More than 500 marijuana activists gathered in San Francisco last weekend for the National Organization for the Reform of Marijuana Laws annual conference. Meeting in America's marijuana Mecca, envious Midwesterners and denizens of the uptight East alike marveled at the laid-back attitude toward marijuana in the Bay Area. With the staff of the host Cathedral Hill Hotel reserving an entire hospitality suite for pot-smoking delegates and the scent of Northern California's finest strains wafting through the hotel, yet failing to excite a comment or raised eyebrow, with the state's pioneering medical marijuana law having led to the creation of a network of dispensaries across the Bay Area, and with non-medicinal, adult marijuana sales going on across the bay in Oakland (see story this issue), NORML's 2005 conference was set in a place far from what most Americans experience.
The setting was completely appropriate, as conference attendees were in a mood to make the San Francisco experience the norm across the land. And given the locale, the predominance of Californians in attendance and on conference panels was not unexpected; for activists from other parts of the country, it was a chance to learn from people on the vanguard of marijuana law reform.
Indeed, learning the lessons of California was much of the meat of the conference, whether it was discussing the looming Supreme Court decision in Angel Raich and Diane Monson's case seeking to bar the Justice Department from interfering with California medical marijuana users, examining the strategies of victims of federal persecution of medical marijuana users and providers, or plotting how to replicate the success of Oakland's Measure Z, which made pot the city's lowest law enforcement priority.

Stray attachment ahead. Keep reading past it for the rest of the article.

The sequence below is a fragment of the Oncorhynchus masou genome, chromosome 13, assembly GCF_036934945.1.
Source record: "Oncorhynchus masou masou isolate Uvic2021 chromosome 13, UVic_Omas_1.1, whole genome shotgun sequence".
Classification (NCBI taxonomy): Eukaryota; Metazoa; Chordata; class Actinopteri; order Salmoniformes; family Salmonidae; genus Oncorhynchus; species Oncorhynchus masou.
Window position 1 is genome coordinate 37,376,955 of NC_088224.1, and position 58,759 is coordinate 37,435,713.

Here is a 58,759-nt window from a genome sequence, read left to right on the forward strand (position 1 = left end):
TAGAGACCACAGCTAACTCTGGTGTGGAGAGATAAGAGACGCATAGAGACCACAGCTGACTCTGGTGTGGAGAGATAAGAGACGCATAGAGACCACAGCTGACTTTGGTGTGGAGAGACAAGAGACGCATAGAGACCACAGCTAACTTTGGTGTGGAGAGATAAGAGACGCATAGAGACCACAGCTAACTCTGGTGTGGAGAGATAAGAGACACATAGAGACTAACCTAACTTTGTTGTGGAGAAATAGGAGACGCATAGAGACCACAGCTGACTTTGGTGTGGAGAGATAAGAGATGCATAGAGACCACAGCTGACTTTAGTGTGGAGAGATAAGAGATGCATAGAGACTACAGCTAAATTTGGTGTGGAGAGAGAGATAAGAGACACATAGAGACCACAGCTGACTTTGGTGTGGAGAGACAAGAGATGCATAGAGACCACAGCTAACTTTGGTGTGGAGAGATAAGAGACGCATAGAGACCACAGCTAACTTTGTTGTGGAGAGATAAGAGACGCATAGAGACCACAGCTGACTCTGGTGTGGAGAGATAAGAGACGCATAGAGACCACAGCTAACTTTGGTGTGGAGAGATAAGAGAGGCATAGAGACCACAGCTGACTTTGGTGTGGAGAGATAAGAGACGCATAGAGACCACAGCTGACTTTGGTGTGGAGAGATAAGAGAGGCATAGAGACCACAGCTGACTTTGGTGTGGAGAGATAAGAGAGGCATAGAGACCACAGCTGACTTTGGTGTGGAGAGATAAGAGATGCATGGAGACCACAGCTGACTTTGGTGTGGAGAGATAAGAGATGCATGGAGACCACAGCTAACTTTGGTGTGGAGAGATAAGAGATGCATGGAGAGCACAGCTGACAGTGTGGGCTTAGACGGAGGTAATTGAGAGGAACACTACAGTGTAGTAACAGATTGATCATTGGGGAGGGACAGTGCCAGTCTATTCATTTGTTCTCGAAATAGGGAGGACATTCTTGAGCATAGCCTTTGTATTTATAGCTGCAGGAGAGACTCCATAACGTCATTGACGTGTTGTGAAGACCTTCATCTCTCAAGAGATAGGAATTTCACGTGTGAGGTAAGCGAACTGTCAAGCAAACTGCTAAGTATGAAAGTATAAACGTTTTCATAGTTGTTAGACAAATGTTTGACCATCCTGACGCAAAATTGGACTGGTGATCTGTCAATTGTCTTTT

If California is a shining beacon for American marijuana reformers, they also look north to Canada. But a panel of Canadian pot experts warned their southern counterparts that while the country may appear a pot-lover's haven, reality is more complex. Canada's much lauded federal medical marijuana program is not working well, said Philippe Lucas of the Vancouver Island Compassion Society. "The law does not protect all medical marijuana users," he said. "Only 800 people have registered and we have an estimated one million medicinal users. The medical marijuana access regulations have done more to add to the suffering of Canadian medical marijuana patients than to help them." Canada's medical marijuana program is "a goddamned failing program," he said.
"Our mayor in Vancouver, Larry Campbell, is widely cheered by drug reformers," said Vancouver Sun reporter Ian Mulgrew. "He supports safe injection sites and free heroin, but last summer someone had the temerity to openly sell marijuana. The mayor turned that into marijuana people flouting the law. The police had been in there already, this is supposed to be a cannabis-friendly town, but here came a police convoy of 30 vehicles, a helicopter overhead, and a SWAT team yelling and screaming and arresting people. Even the people who appear to be our friends, the minute you start talking about implementing policy, wow, do they run in the other direction."